Diabetes Drug Linked to a Decreased Risk of Dementia


These drugs can successfully prevent dementia in high-risk individuals with mild or moderate type 2 diabetes.

According to the scientists, it could be worth prioritizing these drugs for future repurposing research.

This is the conclusion of a long-term study recently published in the open access journal BMJ Open Diabetes Research & Care, use of the diabetes drug known as glitazones is associated with a 22% lower risk of dementia. Glitazones are often known as thiazolidinediones or TZDs for short and are an older class of type 2 diabetes drugs.

According to the researchers, these drugs can effectively prevent dementia in high-risk individuals with mild-to-moderate type 2 diabetes, and it may now be worth prioritizing them in future clinical trials to determine whether they can be repurposed. .

Researchers have begun to investigate whether diabetes medications could potentially help prevent or cure dementia, since type 2 diabetes and dementia share different physiological patterns. However, the results so far have been inconsistent.

The researchers compared the incidence of dementia in older adults with type 2 diabetes who received sulfonylurea or thiazolidinedione (TZD) with those who received metformin alone to shed more light on this.

They used data from 559,106 individuals with type 2 diabetes diagnosed in the National Veteran Affairs (VA) Health System between January 2000 and December 2019.

Only elderly patients (at least 60 years of age) who received a first prescription of metformin, a sulfonylurea (tolbutamide, glimepiride, glipizide or glyburide), or a TZD (rosiglitazone or pioglitazone) between January 2001 and December 2017 were included (559,106) . Their health was followed for an average of almost 8 years.

After at least 1 year of drug treatment, use of a TZD alone was associated with a 22% lower risk of dementia from any cause, compared to use of metformin alone.

Specifically, it was associated with an 11% lower risk of[{” attribute=””>Alzheimer’s disease and a 57% lower risk of vascular dementia. Given that vascular diseases increase the risk of Alzheimer’s disease, TZDs may also help to reduce dementia and Alzheimer’s disease in part through their favorable effects on the vascular system, say the researchers.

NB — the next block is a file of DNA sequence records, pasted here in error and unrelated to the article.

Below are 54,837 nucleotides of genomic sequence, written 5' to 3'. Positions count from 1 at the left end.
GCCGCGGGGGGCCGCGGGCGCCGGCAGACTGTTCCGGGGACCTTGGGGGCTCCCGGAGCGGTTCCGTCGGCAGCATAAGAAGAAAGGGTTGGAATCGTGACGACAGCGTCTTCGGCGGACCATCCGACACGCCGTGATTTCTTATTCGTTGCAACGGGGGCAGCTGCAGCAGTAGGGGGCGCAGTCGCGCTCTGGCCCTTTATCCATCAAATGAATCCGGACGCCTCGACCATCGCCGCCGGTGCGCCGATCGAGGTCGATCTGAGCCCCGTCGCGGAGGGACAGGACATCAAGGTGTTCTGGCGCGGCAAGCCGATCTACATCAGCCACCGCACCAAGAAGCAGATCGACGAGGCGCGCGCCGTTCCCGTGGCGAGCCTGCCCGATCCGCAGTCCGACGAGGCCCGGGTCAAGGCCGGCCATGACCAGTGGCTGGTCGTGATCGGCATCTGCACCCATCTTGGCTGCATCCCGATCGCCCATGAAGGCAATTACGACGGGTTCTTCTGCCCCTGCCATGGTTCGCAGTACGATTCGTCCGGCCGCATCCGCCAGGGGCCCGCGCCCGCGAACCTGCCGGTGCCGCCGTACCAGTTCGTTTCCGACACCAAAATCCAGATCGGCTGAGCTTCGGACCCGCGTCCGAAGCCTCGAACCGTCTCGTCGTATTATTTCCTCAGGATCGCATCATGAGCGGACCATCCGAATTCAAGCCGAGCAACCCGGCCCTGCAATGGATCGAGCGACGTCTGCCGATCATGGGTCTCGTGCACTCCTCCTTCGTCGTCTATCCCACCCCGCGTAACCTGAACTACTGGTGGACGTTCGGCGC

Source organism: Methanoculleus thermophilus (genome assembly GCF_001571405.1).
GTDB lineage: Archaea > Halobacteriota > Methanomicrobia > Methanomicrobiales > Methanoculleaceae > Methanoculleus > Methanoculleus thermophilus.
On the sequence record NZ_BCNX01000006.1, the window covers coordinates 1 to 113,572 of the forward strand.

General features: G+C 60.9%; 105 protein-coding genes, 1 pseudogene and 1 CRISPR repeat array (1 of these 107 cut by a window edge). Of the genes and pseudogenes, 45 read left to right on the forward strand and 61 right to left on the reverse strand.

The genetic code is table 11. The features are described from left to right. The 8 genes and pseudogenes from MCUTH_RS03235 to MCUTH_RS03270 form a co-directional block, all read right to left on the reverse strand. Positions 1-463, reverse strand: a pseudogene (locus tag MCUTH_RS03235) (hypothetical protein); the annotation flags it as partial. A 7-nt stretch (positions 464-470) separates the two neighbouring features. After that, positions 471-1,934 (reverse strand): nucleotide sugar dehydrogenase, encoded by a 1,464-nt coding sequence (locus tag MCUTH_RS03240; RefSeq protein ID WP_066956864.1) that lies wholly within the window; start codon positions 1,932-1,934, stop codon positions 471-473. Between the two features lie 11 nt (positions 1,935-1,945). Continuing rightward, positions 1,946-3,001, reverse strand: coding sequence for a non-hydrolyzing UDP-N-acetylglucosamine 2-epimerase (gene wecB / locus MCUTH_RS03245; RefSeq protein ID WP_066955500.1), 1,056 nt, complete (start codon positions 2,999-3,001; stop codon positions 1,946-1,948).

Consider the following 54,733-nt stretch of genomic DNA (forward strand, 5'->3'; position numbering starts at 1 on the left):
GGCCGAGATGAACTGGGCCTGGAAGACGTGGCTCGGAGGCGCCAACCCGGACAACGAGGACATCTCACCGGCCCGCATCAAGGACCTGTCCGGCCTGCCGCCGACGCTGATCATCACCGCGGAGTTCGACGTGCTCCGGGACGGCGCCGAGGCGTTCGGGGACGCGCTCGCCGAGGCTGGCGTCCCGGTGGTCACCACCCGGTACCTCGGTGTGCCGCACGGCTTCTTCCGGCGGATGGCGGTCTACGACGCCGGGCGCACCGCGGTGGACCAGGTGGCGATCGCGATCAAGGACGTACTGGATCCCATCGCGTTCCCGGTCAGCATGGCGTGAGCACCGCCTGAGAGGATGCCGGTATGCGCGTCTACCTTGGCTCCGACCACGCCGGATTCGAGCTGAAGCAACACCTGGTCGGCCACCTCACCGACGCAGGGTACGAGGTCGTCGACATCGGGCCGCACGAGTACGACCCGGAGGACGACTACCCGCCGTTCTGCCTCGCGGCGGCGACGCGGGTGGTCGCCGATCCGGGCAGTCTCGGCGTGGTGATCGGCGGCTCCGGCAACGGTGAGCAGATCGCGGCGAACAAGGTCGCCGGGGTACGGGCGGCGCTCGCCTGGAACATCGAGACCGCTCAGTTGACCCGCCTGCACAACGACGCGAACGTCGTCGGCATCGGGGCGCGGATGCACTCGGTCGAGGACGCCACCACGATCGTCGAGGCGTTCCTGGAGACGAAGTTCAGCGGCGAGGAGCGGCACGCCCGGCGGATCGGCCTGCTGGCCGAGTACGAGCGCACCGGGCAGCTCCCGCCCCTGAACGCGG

While the risk of dementia from any cause was 11% lower for the use of metformin and TZD combined, it was 12% higher for the use of a sulfonylurea drug alone, prompting the researchers to suggest that supplementing a sulfonylurea with either metformin or a TZD may partially offset these effects.

Further in-depth analysis indicated that those younger than 75 benefited more from a TZD than older patients, highlighting the importance of early prevention for dementia, note the researchers. And these drugs also seemed to be more protective in overweight or obese patients.

This is an observational study, so definitive conclusions can’t be drawn about cause and effect. And the researchers acknowledge that certain potentially influential information wasn’t available, including kidney function and genetic factors, and that study participants were predominantly male and White.

But they suggest that future studies for repurposing diabetes drugs for dementia prevention might want to consider prioritizing TZDs, based on their findings.

And they conclude: “These findings may help inform medication selection for [older] patients with [type 2 diabetes] with a high risk of dementia.”

Reference: “Oral Diabetes Medication Use and the Risk of Occasional Dementia in US Veterans Aged ≥60 Years with Type 2 Diabetes” By Xin Tang, Roberta Diaz Brinton, Zhao Chen, Leslie V. Farland, Yann Klimentidis, Raymond Migrino, Peter Reaven, Kathleen Rodgers and Jin J Zhou, October 11, 2022, BMJ Open Diabetes Research & Care.
DOI: 10.1136/bmjdrc-2022-002894

The study was funded by the National Human Genome Research Institute, the National Science Foundation, the National Institute of Diabetes and Digestive and Kidney Disease and the National Heart, Lung and Blood Institute.

The Valley Voice
The Valley Voicehttp://thevalleyvoice.org
Christopher Brito is a social media producer and trending writer for The Valley Voice, with a focus on sports and stories related to race and culture.


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